Leaving the Comfort Zone

Monday, 18 July 2016

Oblivion clones 2

Writing my short story ‘Romi and Romina’ was a welcome departure from my preferred aesthetic of lyrical realism, a sojourn into science-fictional waters, though perhaps its thematic undercurrents steer a familiar course. Researching it was fun: barely any of Hemingway’s vein-opening.

If we are to believe Ben Okri – and I am inclined to – the short story is second in difficulty only to the sonnet…

A Game of Two Books

Tuesday, 28 June 2016


Been a strange week. First Brexit, then 'we' lost to the Isle of Man (or somesuch) at kickball. Where will it end? With Google and Amazon in a bidding war to publish Boris' memoir, titled 'The Prime Minister Years'? Don't be silly: as if books will exist then.

Anyways. While they still do, I've decided to furnish supporters' rewards with something lovely: a free copy of Short Fiction, the literary…

New Fiction

Thursday, 23 June 2016


The excellent Manchester Review has published a story of mine today (actually it's a compressed chapter from my next novel, but works as a story), which you can read here. The book is set largely in Romania, but opens in this actual house on the north Devon coast, a building we would try to break into as kids, regale ghost stories to each other in the grounds. A guesthouse in Victorian times,…


Friday, 27 May 2016

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Fiction is never the endeavour of one person alone [1], and I’d like to offer heartfelt thanks to the following people, whose inimitable presence in my life helped shape Dazzling the Gods. They say the greatest gift a writer can receive from his or her parents is a dysfunctional childhood, and I would like to express particular gratitude to Les and Sandra on this account. Certainly the bouts of…

At the Musée d'Orsay

Thursday, 5 May 2016

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To say thank you for all those who've pledged, and to give you a flavour of what's in Dazzling the Gods, here's a story for you. Just click the link. Some have pointed out this piece is an allegory hewn from a less-than-favourable book review I've received. I couldn't possibly comment.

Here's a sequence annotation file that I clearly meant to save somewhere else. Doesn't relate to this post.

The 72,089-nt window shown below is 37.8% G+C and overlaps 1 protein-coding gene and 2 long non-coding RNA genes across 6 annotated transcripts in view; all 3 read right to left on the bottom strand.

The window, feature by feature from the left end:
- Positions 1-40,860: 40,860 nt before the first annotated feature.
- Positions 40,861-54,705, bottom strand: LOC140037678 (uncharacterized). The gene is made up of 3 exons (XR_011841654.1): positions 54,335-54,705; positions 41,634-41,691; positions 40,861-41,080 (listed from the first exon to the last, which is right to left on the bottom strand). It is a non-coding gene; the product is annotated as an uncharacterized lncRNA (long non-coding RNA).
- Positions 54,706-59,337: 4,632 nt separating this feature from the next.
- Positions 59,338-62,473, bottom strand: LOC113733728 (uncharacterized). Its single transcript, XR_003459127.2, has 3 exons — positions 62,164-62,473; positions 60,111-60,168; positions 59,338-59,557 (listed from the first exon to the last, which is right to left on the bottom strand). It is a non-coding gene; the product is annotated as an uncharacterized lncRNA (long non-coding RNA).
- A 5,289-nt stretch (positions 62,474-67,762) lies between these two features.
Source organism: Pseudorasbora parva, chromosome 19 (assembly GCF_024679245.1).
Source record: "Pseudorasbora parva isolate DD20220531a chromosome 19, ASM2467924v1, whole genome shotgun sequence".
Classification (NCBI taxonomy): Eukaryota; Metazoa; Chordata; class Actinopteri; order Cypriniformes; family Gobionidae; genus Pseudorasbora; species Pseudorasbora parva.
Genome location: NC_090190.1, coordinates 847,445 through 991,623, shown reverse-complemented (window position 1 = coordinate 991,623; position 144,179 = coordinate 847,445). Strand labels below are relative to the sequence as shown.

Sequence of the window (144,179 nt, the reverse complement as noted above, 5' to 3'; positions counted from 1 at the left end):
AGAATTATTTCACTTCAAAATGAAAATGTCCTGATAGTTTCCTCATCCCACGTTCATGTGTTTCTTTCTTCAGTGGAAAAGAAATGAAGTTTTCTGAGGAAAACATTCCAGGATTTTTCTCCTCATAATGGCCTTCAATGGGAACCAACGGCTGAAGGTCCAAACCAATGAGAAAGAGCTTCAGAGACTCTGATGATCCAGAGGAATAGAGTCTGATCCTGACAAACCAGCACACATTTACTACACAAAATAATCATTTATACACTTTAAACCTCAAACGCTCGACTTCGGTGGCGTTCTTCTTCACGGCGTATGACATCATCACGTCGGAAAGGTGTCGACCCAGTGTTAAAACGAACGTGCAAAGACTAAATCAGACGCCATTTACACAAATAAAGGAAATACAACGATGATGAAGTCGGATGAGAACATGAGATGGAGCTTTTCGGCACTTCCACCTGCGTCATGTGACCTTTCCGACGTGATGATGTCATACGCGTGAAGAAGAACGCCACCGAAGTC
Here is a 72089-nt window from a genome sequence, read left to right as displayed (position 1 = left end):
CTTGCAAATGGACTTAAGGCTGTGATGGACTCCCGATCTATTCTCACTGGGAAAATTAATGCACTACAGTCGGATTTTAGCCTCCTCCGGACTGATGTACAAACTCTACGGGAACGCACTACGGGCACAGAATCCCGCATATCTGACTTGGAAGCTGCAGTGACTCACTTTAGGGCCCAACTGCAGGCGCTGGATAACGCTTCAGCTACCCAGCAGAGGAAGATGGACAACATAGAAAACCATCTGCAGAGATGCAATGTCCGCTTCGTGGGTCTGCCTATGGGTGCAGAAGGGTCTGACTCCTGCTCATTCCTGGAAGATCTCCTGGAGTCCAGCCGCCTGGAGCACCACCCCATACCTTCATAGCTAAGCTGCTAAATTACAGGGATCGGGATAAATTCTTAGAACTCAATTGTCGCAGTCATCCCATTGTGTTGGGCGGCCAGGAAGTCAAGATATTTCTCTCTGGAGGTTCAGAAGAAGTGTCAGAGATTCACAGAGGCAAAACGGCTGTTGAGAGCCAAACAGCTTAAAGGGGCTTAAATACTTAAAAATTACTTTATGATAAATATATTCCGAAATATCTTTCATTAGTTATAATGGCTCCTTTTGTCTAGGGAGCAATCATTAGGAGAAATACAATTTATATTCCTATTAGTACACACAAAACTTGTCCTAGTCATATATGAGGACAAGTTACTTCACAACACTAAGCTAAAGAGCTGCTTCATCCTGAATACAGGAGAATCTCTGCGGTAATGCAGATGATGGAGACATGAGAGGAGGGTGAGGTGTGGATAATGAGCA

Keep spreading the word.

On Losing

Tuesday, 26 April 2016

First bout

I’ve made a habit of coming second recently. Which is fine in certain arenas: a marathon, a search to find Britain’s two most handsome men. Less so in others: a game of conkers, a fight to the death, love rivalry. I think it began with my amateur boxing career (I’m the one on the left above, the one with his eyes shut), a pursuit I excelled in as a runner-up. I remember the solitary time the referee…

On Asking

Thursday, 14 April 2016


Here's a picture of my cat, Mabel, which acts as both cynical ploy to draw your attention (apparently it works on Facebook) and clumsy allusion to Schrodinger's thought experiment.

You see, my collection of stories both exists and does not. It is there on my hard-drive, stored as a series of ones and zeros (I think), a file of around 190KB, innocuous and without form. And yet it's so much more…

On Not Being a Parent

Sunday, 3 April 2016

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Hello from The Shed. We reached 100 supporters today, which is wonderful and humbling, so thank you all. Do keep spreading the word!

Theme in fiction is often a nebulous, chimeric beast, particularly so for an author as they reflect upon their own work. So often it emerges at a level not entirely understood, and often only in retrospect. A lot of the stories in Dazzling the Gods muse on fatherhood…

Art as Response to Atrocity

Thursday, 24 March 2016


The tonal range in Dazzling the Gods is a broad one, satire buffing up against elegy, lyrical realism mixing it with quasi-science fiction. One story in the collection, though - 'The Grandmaster of Gaza' - was wrought from anger at world events, not an approach I'm comfortable with, but there we go. I was asked to explore this process for a literary journal, a copy of which is below. Thanks to all…

Dragons' Den

Monday, 29 February 2016



So before crowdfunding my book I thought I'd pitch it on Dragons' Den, an experience you can watch here.

Thanks for all the support, and do spread the word on social media.

Warm wishes


The Curative Power of Words

Saturday, 20 February 2016